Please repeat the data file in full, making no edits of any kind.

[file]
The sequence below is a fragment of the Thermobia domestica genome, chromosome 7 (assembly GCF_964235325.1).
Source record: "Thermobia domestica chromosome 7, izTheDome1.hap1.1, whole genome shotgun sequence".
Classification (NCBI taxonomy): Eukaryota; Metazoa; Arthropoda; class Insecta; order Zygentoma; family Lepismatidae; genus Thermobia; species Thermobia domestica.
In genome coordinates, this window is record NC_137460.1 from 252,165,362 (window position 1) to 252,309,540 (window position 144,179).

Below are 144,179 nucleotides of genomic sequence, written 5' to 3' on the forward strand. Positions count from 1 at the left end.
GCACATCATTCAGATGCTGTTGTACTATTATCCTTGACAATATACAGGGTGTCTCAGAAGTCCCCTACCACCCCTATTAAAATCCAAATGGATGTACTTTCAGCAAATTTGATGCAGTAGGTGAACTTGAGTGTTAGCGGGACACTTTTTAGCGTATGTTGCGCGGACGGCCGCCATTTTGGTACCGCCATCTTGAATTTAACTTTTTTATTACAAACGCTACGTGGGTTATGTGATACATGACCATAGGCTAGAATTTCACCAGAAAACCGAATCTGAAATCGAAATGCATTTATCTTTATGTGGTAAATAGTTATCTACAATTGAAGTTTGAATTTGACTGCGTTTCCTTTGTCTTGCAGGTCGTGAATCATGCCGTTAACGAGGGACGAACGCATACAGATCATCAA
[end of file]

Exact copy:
The sequence below is a fragment of the Thermobia domestica genome, chromosome 7 (assembly GCF_964235325.1).
Source record: "Thermobia domestica chromosome 7, izTheDome1.hap1.1, whole genome shotgun sequence".
Classification (NCBI taxonomy): Eukaryota; Metazoa; Arthropoda; class Insecta; order Zygentoma; family Lepismatidae; genus Thermobia; species Thermobia domestica.
In genome coordinates, this window is record NC_137460.1 from 252,165,362 (window position 1) to 252,309,540 (window position 144,179).

Below are 144,179 nucleotides of genomic sequence, written 5' to 3' on the forward strand. Positions count from 1 at the left end.
GCACATCATTCAGATGCTGTTGTACTATTATCCTTGACAATATACAGGGTGTCTCAGAAGTCCCCTACCACCCCTATTAAAATCCAAATGGATGTACTTTCAGCAAATTTGATGCAGTAGGTGAACTTGAGTGTTAGCGGGACACTTTTTAGCGTATGTTGCGCGGACGGCCGCCATTTTGGTACCGCCATCTTGAATTTAACTTTTTTATTACAAACGCTACGTGGGTTATGTGATACATGACCATAGGCTAGAATTTCACCAGAAAACCGAATCTGAAATCGAAATGCATTTATCTTTATGTGGTAAATAGTTATCTACAATTGAAGTTTGAATTTGACTGCGTTTCCTTTGTCTTGCAGGTCGTGAATCATGCCGTTAACGAGGGACGAACGCATACAGATCATCAA